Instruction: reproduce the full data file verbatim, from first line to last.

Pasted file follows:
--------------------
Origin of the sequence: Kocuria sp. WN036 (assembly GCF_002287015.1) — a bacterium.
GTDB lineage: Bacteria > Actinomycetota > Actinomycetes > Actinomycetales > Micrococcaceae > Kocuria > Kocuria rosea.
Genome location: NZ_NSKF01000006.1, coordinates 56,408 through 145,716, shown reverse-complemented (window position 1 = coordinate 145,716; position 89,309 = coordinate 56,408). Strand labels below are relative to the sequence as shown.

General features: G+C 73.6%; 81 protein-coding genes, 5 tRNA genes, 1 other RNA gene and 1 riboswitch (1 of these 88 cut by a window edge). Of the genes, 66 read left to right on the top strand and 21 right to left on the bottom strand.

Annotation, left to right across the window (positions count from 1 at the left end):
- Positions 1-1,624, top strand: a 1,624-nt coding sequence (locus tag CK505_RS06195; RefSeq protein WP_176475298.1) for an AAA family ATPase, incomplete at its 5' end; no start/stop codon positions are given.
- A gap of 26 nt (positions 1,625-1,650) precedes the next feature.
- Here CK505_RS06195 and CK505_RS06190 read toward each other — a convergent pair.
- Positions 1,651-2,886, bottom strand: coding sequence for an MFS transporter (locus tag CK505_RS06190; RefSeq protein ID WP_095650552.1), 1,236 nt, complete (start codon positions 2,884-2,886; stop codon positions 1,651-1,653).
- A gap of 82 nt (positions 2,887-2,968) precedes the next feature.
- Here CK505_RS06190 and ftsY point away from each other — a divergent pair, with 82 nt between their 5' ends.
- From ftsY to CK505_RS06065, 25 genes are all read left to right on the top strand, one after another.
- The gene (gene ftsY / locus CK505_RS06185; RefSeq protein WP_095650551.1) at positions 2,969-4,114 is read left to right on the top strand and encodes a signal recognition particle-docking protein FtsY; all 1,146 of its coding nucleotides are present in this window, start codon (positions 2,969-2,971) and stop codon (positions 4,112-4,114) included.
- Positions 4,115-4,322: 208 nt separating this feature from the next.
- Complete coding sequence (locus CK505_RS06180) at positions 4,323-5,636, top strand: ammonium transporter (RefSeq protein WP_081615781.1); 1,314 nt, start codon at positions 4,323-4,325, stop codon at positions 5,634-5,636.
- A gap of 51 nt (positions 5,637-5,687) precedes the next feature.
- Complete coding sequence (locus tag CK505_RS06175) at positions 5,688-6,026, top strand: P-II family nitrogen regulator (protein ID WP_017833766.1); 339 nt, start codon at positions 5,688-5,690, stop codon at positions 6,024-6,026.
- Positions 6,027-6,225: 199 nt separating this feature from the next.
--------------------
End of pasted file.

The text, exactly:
Origin of the sequence: Kocuria sp. WN036 (assembly GCF_002287015.1) — a bacterium.
GTDB lineage: Bacteria > Actinomycetota > Actinomycetes > Actinomycetales > Micrococcaceae > Kocuria > Kocuria rosea.
Genome location: NZ_NSKF01000006.1, coordinates 56,408 through 145,716, shown reverse-complemented (window position 1 = coordinate 145,716; position 89,309 = coordinate 56,408). Strand labels below are relative to the sequence as shown.

General features: G+C 73.6%; 81 protein-coding genes, 5 tRNA genes, 1 other RNA gene and 1 riboswitch (1 of these 88 cut by a window edge). Of the genes, 66 read left to right on the top strand and 21 right to left on the bottom strand.

Annotation, left to right across the window (positions count from 1 at the left end):
- Positions 1-1,624, top strand: a 1,624-nt coding sequence (locus tag CK505_RS06195; RefSeq protein WP_176475298.1) for an AAA family ATPase, incomplete at its 5' end; no start/stop codon positions are given.
- A gap of 26 nt (positions 1,625-1,650) precedes the next feature.
- Here CK505_RS06195 and CK505_RS06190 read toward each other — a convergent pair.
- Positions 1,651-2,886, bottom strand: coding sequence for an MFS transporter (locus tag CK505_RS06190; RefSeq protein ID WP_095650552.1), 1,236 nt, complete (start codon positions 2,884-2,886; stop codon positions 1,651-1,653).
- A gap of 82 nt (positions 2,887-2,968) precedes the next feature.
- Here CK505_RS06190 and ftsY point away from each other — a divergent pair, with 82 nt between their 5' ends.
- From ftsY to CK505_RS06065, 25 genes are all read left to right on the top strand, one after another.
- The gene (gene ftsY / locus CK505_RS06185; RefSeq protein WP_095650551.1) at positions 2,969-4,114 is read left to right on the top strand and encodes a signal recognition particle-docking protein FtsY; all 1,146 of its coding nucleotides are present in this window, start codon (positions 2,969-2,971) and stop codon (positions 4,112-4,114) included.
- Positions 4,115-4,322: 208 nt separating this feature from the next.
- Complete coding sequence (locus CK505_RS06180) at positions 4,323-5,636, top strand: ammonium transporter (RefSeq protein WP_081615781.1); 1,314 nt, start codon at positions 4,323-4,325, stop codon at positions 5,634-5,636.
- A gap of 51 nt (positions 5,637-5,687) precedes the next feature.
- Complete coding sequence (locus tag CK505_RS06175) at positions 5,688-6,026, top strand: P-II family nitrogen regulator (protein ID WP_017833766.1); 339 nt, start codon at positions 5,688-5,690, stop codon at positions 6,024-6,026.
- Positions 6,027-6,225: 199 nt separating this feature from the next.